Chef Jamie Malone has been busy: Her year-old Minneapolis restaurant, the Grand Cafe, was named one of Food & Wine magazine’s Best New Restaurants of 2018, and her decadently high-end, French-inspired dessert—a doughnut filled with chicken-liver mousse and topped with a burnt-honey and pastry-glitter-accented gastrique glaze—was named the magazine’s 2018 Dish of the Year.

In October, the chef—who herself is a F&W Best New Chef Alum—and her business partner took the reins of another Minneapolis restaurant, Eastside, and are revamping the menu and cocktail program while remaining open for service.

Cooking was the only thing Malone, 36, ever wanted to do. And now, with two of her own restaurants, she’s creating her own unique take on French cuisine in her hometown.

Remaking a Classic

Malone bought the Grand Cafe, a 70-year-old (give or take) Minneapolis restaurant, after the owners reached out for help. “The place had tons of soul,” she says. “It was really cool; it was quaint. I said, ‘Yeah, let’s do this.’ And I just fell in love with it.”

She worked as the chef for about a year before officially buying the eatery from the owners. She closed for about three months, had the kitchen completely redone, and mostly DIY-ed the front-of-house renovations herself with friends and family.

“I’ve always kind of had this romantic relationship with French food and I found the perfect spot to cook it in,” she says. “It felt perfectly messy.”

Chef Jamie Malone makes an upscale egg dish called the Porcini Royale with parmesan and pine nuts.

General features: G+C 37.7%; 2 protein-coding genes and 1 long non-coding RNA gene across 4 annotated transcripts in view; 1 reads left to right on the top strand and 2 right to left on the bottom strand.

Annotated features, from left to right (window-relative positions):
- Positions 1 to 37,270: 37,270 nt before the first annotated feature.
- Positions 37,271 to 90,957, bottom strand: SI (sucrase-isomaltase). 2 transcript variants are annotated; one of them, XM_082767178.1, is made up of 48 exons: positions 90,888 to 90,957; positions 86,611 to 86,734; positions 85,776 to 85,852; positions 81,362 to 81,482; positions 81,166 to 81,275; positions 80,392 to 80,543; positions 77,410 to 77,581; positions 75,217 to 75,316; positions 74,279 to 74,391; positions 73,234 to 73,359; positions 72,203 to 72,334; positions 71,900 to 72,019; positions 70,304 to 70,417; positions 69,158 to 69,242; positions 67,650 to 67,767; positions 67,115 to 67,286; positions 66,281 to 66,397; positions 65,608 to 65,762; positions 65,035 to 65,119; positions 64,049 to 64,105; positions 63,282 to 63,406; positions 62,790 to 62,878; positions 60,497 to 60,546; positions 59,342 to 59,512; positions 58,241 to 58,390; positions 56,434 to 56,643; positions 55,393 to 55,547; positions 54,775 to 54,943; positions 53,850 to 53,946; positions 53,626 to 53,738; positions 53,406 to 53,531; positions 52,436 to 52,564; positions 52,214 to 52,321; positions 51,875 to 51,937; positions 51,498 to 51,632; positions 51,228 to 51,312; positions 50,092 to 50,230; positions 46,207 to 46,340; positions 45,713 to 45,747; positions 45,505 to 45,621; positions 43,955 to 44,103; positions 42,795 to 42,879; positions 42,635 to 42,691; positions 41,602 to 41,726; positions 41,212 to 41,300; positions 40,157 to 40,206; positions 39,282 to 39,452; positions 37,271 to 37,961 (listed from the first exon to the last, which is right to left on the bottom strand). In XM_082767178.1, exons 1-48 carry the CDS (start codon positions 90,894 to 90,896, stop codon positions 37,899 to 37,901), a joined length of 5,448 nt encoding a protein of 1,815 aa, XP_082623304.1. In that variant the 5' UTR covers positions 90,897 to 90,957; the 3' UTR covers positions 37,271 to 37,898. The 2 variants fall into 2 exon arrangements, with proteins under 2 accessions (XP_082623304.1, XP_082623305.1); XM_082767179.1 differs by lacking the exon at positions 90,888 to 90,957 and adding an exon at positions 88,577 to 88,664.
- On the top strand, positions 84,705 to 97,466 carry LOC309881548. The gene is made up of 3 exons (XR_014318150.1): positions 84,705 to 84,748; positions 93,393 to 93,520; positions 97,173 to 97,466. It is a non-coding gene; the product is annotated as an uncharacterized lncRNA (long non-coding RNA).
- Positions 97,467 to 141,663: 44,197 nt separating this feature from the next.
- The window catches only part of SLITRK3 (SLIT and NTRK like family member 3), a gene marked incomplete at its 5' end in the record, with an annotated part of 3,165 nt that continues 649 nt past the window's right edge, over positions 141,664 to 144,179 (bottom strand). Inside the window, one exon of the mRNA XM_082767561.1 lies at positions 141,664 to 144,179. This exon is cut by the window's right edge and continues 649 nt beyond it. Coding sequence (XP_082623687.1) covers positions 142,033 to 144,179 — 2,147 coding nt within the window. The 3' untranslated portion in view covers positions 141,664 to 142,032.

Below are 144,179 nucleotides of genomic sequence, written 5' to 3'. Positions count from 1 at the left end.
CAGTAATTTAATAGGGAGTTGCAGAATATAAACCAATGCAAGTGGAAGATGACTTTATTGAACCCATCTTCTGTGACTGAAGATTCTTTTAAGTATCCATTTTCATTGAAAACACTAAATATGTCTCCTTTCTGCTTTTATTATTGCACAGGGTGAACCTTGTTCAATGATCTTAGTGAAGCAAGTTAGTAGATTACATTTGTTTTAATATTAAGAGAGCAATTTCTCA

French, but With a Twist

When Malone was creating the menu for the Grand Cafe, she drew from her training at Le Cordon Bleu, as well as her passions. The menu boasts classics like pâté en croûte and beef tartare—but then there’s that liver mousse doughnut.

“I knew I wanted it to be old-fashioned food: blanquette de veau, cassoulet. But I didn’t want it to feel rustic,” she says. “I put quirky things on the menu to balance it out. It’s very strictly French, but with a few Japanese touches to give it a little modern lightness.”

Diners often look past chicken on a restaurant menu, but at the Grand Cafe they’d be wise to ignore that inclination. Chicken breast is brined for 24 hours before the skin is peeled back and allowed to dry out for a day. Mousse made from leg meat is then piped between the skin and the breast meat, and the chicken is cooked at intervals: seven minutes cooking, seven minutes resting, repeat. The herbs used and the side dishes change with the seasons. Malone says this dish surprises and delights diners.

Another example of the chef’s modernity in the kitchen: roasted oysters and cream topped with potato chips. She came up with the dish while eating with a friend: “We always cook in his open hearth, just sitting on the floor and throwing stuff in. We had oysters, so we put them on the fire and topped them with cream, and we happened to have an open bag of kettle chips that I crushed up and put on top.”

“It’s very Parisian to build yourself on contradictions,” she says.

Keeping It Fresh

Malone likes to keep her menu curated and consistent throughout the year, which stands in opposition to the ever-changing small-plate trend that’s present in so many hip restaurants. Of course, seasonality will change some of the ingredients in a dish, but the chef insists that a menu that isn’t full of surprises is good for both the customer and the kitchen.

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